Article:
User:Maria Angeles

From Embryology

Maria Angeles

Sección de Neuroradiología, Hospital Universitari de Bellvitge, Departamento de Ciencias Morfológicas. Universidad Autónoma de Barcelona, Barcelona, Spain

Links: Hospital Universitari de Bellvitge | Universidad Autónoma de Barcelona

Vein of Galen

  • The medial vein of the prosencephalon is a midline temporary venous channel connecting choroid plexuses of both hemispheres with the (right) marginal sinus.
  • As the choroid plexus of the third ventricle develops, the MVP is also used to drain it.
  • The posterocaudal aspect of the MVP keeps connecting with the Marginal sinuns until around the third month of gestation.
  • The venous dilatation of the MVP included into the habenulo-pineal plexus will develop into the vein of Galen.
  • The straight sinus is a different venous channel, connecting later with the habenulo-pineal plexus and the vein of Galen.

Some Recent Findings

Human embryo (stage 22) developing cortex and blood supply
  • A Functional Perspective on the Embryology and Anatomy of the Cerebral Blood Supply[1] "The anatomy of the arterial system supplying blood to the brain can influence the development of arterial disease such as aneurysms, dolichoectasia and atherosclerosis. As the arteries supplying blood to the brain develop during embryogenesis, variation in their anatomy may occur and this variation may influence the development of arterial disease. Angiogenesis, which occurs mainly by sprouting of parent arteries, is the first stage at which variations can occur. At day 24 of embryological life, the internal carotid artery is the first artery to form and it provides all the blood required by the primitive brain. As the occipital region, brain stem and cerebellum enlarge; the internal carotid supply becomes insufficient, triggering the development of the posterior circulation. At this stage, the posterior circulation consists of a primitive mesh of arterial networks that originate from projection of penetrators from the distal carotid artery and more proximally from carotid-vertebrobasilar anastomoses. These anastomoses regress when the basilar artery and the vertebral arteries become independent from the internal carotid artery, but their persistence is not uncommon in adults (e.g., persistent trigeminal artery). Other common remnants of embryological development include fenestration or duplication (most commonly of the basilar artery), hypoplasia (typically of the posterior communicating artery) or agenesis (typically of the anterior communicating artery). Learning more about the hemodynamic consequence that these variants may have on the brain territories they supply may help understand better the underlying physiopathology of cerebral arterial remodeling and stroke in patients with these variants."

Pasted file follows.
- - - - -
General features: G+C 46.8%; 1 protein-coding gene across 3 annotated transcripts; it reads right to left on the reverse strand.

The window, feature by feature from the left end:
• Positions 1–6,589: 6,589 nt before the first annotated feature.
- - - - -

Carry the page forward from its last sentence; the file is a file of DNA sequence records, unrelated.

• Cerebral venous development in relation to developmental venous anomalies and Vein of Galen aneurysmal malformations[2] "Cerebrovascular venous development and intracranial vascular malformations are extensive topics for which volumes of text may be devoted. However, a basic knowledge of the embryology of cerebral venous system and venous architecture is essential for understanding of cerebral vascular malformations. The aim of this work is to provide the reader with a brief overview of the development of the cranial venous anatomy. We will highlight the superficial and deep venous systems with special attention to developmental venous anomalies and vein of Galen aneurysmal malformations."
More recent papers
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Search term: Vein of Galen

<pubmed limit=5>Vein of Galen</pubmed>


  1. <pubmed>26060802 </pubmed>
  2. <pubmed>21596280</pubmed>

Cite this page: Hill, M.A. (2024, May 27) Embryology Maria Angeles. Retrieved from

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